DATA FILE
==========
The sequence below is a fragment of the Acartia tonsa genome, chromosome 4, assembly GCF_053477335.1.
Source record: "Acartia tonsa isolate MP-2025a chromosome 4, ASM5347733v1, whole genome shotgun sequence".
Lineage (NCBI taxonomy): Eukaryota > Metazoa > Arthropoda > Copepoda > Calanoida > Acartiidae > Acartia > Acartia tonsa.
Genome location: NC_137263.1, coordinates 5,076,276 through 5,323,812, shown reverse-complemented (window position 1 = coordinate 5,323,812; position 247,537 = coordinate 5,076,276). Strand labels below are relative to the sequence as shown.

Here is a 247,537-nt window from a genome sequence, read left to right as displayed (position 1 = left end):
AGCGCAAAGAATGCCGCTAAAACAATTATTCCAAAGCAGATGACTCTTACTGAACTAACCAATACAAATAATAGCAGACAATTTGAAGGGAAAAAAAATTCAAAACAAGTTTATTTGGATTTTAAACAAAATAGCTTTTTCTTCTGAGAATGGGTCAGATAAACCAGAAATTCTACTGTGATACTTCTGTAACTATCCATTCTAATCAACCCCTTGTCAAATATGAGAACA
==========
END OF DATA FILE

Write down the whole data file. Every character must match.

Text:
The sequence below is a fragment of the Acartia tonsa genome, chromosome 4, assembly GCF_053477335.1.
Source record: "Acartia tonsa isolate MP-2025a chromosome 4, ASM5347733v1, whole genome shotgun sequence".
Lineage (NCBI taxonomy): Eukaryota > Metazoa > Arthropoda > Copepoda > Calanoida > Acartiidae > Acartia > Acartia tonsa.
Genome location: NC_137263.1, coordinates 5,076,276 through 5,323,812, shown reverse-complemented (window position 1 = coordinate 5,323,812; position 247,537 = coordinate 5,076,276). Strand labels below are relative to the sequence as shown.

Here is a 247,537-nt window from a genome sequence, read left to right as displayed (position 1 = left end):
AGCGCAAAGAATGCCGCTAAAACAATTATTCCAAAGCAGATGACTCTTACTGAACTAACCAATACAAATAATAGCAGACAATTTGAAGGGAAAAAAAATTCAAAACAAGTTTATTTGGATTTTAAACAAAATAGCTTTTTCTTCTGAGAATGGGTCAGATAAACCAGAAATTCTACTGTGATACTTCTGTAACTATCCATTCTAATCAACCCCTTGTCAAATATGAGAACA